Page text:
of them sustained injury, but ten of
the passengers on their train were
hurt, four of them seriously.
A MEMORIAL 8ERVICE.
Washington, Jan. 16.-The entire
session of the senate today was de
voted to a memorial service for the
late Senator William Pinkney Whyte
of Maryland. After the adoption of
resolutions of respect the senate at
2: 38 p. m. adjourned.
NEWSPAPER MEN SUBPOENAED
TO TESTIFY REGARDING
SUMMONSES ARE ISSUED
Six Washington Correspondents and a
News Dealer Are Ordered to Appear
Before Grand Jury This Week-Be
lieved That Government Has Started
Proceedings Against Publishers.
Washington. Jan. 16.--Six Washing
ton correspondents of out-of-town pa
pore and a local news bureau were
today subpoenaed to appear next week
before federal grand jurors and testi
fy, presumably In connection with
statements appearing In their publi
cations bearing 3n the Panama canal
purchase. So far as it has been pos
slble to ascertain, these were the
only ones cited: Otto Carmichael,
Charles S. Ambert and E. Jesse Con
way of the New York World; James
Hornaday, IndianapolIs News; Jere
miah Matthe\vs, New York Sun; Har
ris M. Crist, Brooklyn Eagle, and
William Smith, , newsboy of Wash
ington, engaged in selling New York
papers. With the exception of Mr.
Crist, who is commanded to go to
New York and present himself today
before the federal *grand jury, the
parties are directed to appear before
the federal grand jury of the District
of Columbia next Tuesday.
The World men, also were directed
to bring with them files of the paper
for September, October, November
and December. 1908, "in the case of the
United States versus the Press Pub
lishing company," publishers of the
New York World. There is no doubt
that the subpoenas will have to do
with a suit for libel which it is be
lieved has been brought by the gov
ernment In New York against the
World. The publishers of the New
York Sun and the Indlanapolis News,
Mr. Laffan and Delavan Smith, were
denounced by the president in a let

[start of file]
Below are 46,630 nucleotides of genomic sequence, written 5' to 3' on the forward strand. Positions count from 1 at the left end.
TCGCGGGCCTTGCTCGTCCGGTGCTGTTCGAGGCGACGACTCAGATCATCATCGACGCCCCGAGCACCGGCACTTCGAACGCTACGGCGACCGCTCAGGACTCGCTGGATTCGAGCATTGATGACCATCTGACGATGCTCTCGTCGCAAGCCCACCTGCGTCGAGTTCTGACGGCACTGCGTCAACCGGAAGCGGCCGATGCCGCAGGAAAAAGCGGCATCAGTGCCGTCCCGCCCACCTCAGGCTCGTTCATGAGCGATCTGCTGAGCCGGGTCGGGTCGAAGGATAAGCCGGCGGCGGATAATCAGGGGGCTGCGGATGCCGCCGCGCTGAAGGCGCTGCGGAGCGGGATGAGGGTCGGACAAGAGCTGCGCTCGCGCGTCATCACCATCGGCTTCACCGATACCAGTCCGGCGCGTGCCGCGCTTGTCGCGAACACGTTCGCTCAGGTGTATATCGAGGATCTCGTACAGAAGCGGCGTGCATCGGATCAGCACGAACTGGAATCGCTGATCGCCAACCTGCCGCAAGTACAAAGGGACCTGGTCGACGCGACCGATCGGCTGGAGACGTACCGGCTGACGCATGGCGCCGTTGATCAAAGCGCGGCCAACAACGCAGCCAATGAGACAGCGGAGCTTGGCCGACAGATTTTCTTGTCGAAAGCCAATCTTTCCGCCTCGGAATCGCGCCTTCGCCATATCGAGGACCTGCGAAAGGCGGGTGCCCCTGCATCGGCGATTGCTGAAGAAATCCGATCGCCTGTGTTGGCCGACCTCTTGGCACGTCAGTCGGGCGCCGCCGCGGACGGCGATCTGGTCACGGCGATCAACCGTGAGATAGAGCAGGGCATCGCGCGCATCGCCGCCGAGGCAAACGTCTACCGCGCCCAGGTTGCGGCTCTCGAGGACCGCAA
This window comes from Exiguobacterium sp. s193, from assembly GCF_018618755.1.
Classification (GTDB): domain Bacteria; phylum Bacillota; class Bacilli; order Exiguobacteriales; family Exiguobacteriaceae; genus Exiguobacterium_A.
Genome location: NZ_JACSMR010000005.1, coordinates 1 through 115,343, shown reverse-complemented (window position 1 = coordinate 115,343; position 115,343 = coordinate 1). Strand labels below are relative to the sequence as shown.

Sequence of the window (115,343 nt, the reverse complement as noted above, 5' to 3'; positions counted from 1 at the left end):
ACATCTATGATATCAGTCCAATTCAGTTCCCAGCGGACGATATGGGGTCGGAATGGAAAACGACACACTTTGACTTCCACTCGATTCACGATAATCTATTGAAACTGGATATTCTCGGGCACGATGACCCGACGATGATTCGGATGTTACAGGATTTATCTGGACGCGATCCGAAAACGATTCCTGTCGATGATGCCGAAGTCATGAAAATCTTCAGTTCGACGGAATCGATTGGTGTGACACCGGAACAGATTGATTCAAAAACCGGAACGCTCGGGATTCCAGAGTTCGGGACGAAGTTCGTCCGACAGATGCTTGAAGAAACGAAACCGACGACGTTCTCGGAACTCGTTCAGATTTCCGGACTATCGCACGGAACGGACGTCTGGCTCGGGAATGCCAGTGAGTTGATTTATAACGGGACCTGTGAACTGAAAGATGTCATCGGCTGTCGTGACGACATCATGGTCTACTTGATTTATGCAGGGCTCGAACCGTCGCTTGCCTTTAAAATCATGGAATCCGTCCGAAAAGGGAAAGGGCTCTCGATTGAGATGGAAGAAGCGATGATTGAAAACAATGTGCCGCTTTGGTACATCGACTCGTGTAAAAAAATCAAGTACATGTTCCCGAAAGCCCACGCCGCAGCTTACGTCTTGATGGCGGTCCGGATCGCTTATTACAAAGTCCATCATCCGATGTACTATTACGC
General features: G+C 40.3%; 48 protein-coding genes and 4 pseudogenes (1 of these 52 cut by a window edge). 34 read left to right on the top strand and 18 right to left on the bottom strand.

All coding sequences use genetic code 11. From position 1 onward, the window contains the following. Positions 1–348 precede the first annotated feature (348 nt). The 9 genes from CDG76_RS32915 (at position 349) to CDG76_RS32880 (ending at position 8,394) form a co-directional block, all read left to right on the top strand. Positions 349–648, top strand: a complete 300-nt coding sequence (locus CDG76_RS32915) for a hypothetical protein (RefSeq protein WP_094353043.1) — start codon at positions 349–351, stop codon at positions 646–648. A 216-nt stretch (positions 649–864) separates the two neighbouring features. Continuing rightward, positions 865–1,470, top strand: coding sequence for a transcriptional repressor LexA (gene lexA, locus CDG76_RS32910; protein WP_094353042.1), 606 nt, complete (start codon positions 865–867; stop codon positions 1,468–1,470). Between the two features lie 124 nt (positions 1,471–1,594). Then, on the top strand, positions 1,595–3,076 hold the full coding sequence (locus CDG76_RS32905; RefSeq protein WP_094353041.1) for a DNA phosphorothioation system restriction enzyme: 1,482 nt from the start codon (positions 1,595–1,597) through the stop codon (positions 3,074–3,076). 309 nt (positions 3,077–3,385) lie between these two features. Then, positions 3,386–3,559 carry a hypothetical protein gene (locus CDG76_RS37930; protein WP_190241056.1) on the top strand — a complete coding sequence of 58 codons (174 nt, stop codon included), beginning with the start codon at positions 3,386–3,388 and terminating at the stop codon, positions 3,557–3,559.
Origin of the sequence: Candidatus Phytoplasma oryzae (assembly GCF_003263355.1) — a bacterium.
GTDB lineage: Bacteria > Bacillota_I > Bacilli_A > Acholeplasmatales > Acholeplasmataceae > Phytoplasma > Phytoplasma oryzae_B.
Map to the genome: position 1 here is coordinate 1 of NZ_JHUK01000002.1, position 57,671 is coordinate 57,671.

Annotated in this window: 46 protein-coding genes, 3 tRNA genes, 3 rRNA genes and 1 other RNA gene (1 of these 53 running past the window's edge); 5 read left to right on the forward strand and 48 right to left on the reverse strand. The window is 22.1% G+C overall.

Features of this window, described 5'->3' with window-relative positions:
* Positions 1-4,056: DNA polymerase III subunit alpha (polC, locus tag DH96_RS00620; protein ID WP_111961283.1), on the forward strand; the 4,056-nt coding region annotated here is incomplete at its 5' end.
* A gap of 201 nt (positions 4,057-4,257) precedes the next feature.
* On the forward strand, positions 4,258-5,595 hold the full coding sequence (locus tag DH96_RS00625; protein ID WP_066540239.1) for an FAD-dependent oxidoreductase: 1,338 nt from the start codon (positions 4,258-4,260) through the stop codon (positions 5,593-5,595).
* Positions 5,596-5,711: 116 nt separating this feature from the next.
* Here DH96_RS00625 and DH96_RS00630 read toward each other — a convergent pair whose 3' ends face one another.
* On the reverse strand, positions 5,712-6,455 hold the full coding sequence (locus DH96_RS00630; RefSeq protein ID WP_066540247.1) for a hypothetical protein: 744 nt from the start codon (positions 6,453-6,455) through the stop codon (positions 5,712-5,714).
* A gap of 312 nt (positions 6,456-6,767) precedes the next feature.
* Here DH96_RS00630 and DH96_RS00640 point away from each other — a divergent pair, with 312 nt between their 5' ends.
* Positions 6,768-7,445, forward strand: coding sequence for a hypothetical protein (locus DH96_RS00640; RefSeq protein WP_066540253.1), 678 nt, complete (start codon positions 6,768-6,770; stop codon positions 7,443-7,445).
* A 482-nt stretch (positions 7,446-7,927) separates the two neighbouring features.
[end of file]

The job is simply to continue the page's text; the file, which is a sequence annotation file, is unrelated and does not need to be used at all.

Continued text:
ter dated December 1, last, to William
Dudley Foulke. In his annual mes
sage to congress of December 15, re
garding the charges of corruption, the
president announced that the attor
ney general had under his conlidera
tion the form in which proceedings
for libel against Joseph Pulitzer, pub
lisher of the New York World, should
be brought. Nowhere In the annals
of the government has such action
before been taken as the government
suing for criminal libel.
The president in his message was
most emphatic in saying that it should
not be left to a private citizen to en
ter the suit, and was particular to
state that he did not believe "we
should concern ourselves with the par
ticular individuals who wrote the ly
Ing and libelous editorials, articles
from correspondents or articles in the
news columns. The real offender is
Joseph Pulitzer, editor and proprie
tor of the World."
It therefore is inferred that the
correspondents were summoned as
witnesses and not with the ultimate
idea of making them co-defendants.
All efforts to get any information
regarding the statute under which
the suit has been brought failed.
Prevent a "Leak."
That every effort was made to pre
vent a "leak" in New York before
the subpoena was served, is evidenced
by the fact that.Mr. Crist's subpoena
was directed to "John" Crist, the in
dorsement later being written upon it
that "John" was a fictitious name.
The fact that Mr. Crist has been or
dered to appear in New York is re
garded as evidence that itf any pur
pose had been entertained to bring
such an action in New York state
courts it had been abandoned.
Grand Jury proceedings in the
District of Columbia are always con
ducted with the greatest secrecy.
Additional interest is lent to the
case by the presence here of William
Nelson Cromwell, who represented
the canal company in the negotia
tions with the government. Several
attempts were made to reach him
at his hotel, but all callers were in
formed that he was not in.
Baltimore, Jan. 16.-Attorney Gener
al Charles J. Bonaparte tonight gave
the following in response to a request
for a statement in relation to the can
al libel suits:
"I expect to be in a position to make
a full and clear statement on the sub
ject mentioned within a very few days.
At this moment, however, I cannot find
anything for publication which would
be of any public interest; I must,
therefore, asky you, good friends of the
press, to exercise the great virtue of
patience just now, promising to soon
let them all know all there is to be
known, at all events, all that I can
Indianapolis, Jan. 16.--ix Indian
apolls newspaper men were served with
subpoenas late today to appear before